- Its use of diplomacy, economic investments and negotiations rather than coercion and military force have been effective as in the case of its dialogue with China on human rights and environmental degradation.
Military Powers of the EU
- Militarily, the EU’s combined armed forces are the second largest in the world.
- Its total spending on defence is second after the US.
- Two EU member states, Britain and France, also have nuclear arsenals of approximately 550 nuclear warheads.
- It is also the world’s second most important source of space and communications technology.
Why the EU cannot?
- Some do not believe that the EU will achieve superpower status. They cite the following reasons:
No Hard Power
- European Union does not have enough hard power (it lacks a strong European military). With just soft power, it is not easy to emerge as a superpower.
Lack of unified foreign policy
- EU also lacks a unified EU foreign policy. In many areas, its member states have their own foreign relations and defence policies that are often at odds with each other. For example, UK was America’s partner in the Iraq invasion, whereas Germany and France opposed American policy.
No common constitution
- All members of the EU must pass the constitution for it to take effect. At a time when the idea of a common constitution was proposed, even though most of the countries voted for the constitution, France and the Netherlands voted against it.
- The EU and the European Central Bank (ECB) have struggled with high sovereign debt and collapsing growth in Portugal, Ireland, Greece and Spain since the global financial market collapse of 2008.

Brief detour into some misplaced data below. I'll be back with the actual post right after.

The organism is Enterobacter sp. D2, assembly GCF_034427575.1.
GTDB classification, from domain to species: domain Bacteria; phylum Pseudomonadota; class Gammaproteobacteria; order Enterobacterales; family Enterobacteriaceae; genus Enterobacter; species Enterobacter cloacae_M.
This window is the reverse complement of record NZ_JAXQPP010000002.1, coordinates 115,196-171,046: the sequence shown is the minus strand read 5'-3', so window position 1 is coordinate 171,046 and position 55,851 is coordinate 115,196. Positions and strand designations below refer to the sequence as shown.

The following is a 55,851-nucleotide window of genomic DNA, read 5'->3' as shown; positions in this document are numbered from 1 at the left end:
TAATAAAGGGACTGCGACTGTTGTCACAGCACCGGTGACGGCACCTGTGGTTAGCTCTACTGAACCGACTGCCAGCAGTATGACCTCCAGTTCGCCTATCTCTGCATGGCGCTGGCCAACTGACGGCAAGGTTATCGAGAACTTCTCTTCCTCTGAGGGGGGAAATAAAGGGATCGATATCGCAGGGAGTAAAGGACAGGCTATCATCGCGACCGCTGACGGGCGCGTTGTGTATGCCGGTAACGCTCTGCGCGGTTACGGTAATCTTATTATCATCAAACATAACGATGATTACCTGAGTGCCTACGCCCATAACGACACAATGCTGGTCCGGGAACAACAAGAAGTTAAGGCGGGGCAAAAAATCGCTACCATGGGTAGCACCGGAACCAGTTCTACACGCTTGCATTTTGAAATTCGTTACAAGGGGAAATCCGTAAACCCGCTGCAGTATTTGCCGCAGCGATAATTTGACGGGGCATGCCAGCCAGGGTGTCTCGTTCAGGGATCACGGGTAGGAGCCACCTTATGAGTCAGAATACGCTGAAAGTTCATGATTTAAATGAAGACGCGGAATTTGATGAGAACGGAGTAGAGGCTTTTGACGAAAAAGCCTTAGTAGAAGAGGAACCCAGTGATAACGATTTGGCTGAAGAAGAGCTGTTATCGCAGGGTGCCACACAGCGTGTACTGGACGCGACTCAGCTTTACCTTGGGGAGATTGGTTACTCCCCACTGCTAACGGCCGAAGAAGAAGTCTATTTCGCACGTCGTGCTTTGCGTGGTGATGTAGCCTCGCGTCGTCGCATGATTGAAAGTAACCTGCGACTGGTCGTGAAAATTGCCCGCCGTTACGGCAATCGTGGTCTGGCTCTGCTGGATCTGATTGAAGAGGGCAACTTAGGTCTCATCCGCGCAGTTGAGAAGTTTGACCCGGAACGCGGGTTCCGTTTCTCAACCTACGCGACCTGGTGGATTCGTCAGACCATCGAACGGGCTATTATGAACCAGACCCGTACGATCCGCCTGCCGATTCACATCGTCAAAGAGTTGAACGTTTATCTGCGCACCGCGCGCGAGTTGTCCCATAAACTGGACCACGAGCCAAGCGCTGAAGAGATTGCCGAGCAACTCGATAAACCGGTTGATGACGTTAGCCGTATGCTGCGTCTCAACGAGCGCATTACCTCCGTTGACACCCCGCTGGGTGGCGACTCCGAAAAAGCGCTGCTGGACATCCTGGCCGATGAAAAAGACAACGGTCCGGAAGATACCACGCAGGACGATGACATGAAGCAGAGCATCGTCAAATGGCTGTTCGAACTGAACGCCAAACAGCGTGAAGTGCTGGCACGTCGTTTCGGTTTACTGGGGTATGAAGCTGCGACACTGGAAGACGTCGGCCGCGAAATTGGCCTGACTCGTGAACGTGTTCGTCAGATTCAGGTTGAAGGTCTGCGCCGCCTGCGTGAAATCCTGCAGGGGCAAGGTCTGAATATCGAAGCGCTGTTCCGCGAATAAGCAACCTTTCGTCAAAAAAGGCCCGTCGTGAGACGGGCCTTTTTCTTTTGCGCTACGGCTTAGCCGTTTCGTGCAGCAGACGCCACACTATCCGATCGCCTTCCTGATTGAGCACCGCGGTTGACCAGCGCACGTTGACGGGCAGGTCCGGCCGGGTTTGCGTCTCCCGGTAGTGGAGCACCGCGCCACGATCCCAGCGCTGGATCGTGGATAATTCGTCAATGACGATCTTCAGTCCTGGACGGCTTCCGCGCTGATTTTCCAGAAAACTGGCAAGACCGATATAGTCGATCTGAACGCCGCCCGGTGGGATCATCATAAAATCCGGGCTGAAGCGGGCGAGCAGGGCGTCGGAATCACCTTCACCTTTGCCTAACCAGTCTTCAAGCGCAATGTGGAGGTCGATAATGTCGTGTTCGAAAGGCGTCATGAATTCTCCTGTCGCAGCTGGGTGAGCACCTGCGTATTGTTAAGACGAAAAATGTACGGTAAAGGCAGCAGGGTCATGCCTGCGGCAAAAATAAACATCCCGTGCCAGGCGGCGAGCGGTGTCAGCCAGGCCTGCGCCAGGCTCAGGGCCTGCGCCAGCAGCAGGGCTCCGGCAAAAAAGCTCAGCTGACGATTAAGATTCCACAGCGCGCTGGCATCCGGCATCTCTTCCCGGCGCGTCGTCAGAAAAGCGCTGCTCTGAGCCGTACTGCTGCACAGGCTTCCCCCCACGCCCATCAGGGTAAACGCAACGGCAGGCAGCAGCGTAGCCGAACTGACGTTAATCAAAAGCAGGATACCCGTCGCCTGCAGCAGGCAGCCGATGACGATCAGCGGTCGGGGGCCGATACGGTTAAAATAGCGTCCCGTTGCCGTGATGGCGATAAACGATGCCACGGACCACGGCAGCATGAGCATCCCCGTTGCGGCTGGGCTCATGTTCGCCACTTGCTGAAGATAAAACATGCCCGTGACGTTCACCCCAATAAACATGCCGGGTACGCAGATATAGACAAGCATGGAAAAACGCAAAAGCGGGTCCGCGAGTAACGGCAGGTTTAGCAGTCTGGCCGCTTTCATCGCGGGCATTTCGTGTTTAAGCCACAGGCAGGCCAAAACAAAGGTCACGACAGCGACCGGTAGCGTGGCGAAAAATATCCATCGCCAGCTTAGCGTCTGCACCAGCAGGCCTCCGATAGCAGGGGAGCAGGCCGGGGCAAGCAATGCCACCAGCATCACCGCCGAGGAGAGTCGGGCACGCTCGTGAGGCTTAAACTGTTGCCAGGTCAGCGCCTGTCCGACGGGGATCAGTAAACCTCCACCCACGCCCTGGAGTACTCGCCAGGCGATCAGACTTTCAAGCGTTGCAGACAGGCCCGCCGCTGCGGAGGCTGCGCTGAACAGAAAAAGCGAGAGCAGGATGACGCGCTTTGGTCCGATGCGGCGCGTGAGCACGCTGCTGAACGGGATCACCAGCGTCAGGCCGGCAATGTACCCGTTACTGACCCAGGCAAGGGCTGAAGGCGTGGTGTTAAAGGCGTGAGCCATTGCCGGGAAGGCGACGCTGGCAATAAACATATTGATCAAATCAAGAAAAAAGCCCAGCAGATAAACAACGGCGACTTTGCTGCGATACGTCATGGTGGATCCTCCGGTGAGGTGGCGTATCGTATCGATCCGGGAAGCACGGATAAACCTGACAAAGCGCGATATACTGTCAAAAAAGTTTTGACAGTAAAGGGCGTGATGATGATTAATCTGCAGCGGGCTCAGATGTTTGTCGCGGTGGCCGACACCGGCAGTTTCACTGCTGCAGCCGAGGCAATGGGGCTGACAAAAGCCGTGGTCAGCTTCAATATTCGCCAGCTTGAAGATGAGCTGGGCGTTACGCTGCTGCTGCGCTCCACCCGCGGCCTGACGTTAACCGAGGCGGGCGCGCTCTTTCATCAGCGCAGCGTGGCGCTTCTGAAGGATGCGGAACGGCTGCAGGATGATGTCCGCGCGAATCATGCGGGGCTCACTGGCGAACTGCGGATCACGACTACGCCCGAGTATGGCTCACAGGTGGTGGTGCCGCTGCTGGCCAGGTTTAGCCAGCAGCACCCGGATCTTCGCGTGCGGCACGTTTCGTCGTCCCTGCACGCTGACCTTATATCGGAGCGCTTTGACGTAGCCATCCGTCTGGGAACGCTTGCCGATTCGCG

- There is also a deep-seated ‘Euroscepticism’ in some parts of Europe about the EU’s integrationist agenda. Not every country in the EU adopted the common European currency, euro. This limits the ability of the EU to act in matters of foreign relations and defence.
- The UK even earlier preferred to be out of the European Market, now it is planning to leave the EU (Brexit).
Despite the eurozone crisis, the European Union is still a significant international financial actor as the biggest trade bloc in the world, and perhaps this would indicate that it can be considered a superpower. Given the nature of globalisation, nations are becoming interdependent with the EU. This again would demonstrate that it could be viewed as a superpower. The main problem that the EU faces, however, is a lack of collective action and policy cohesion.
Europe’s history since World War II has been unprecedented. The continent that had held the world’s most advanced and deadly armies for hundreds of years, was suddenly playing third fiddle to two superpowers: America and the Soviet Union. In that environment, the United States made a simple bargain with Western Europe: You no longer need to maintain a world-class army; instead, we will protect you. This deal helped bring an extraordinary level of stability and tranquillity to a part of the world that has repeatedly convulsed with astonishing violence and destruction throughout its history.
Now, however, this unusual era is coming to an end. As we head into the post-American era, it is Europe that is picking up the mantle of “leader of the free world.” Even now, Europe is stepping out of America’s shadow and responding to threats in North Africa. And it is the only possible candidate to succeed America as the financial leader of the world. — Richard Palmer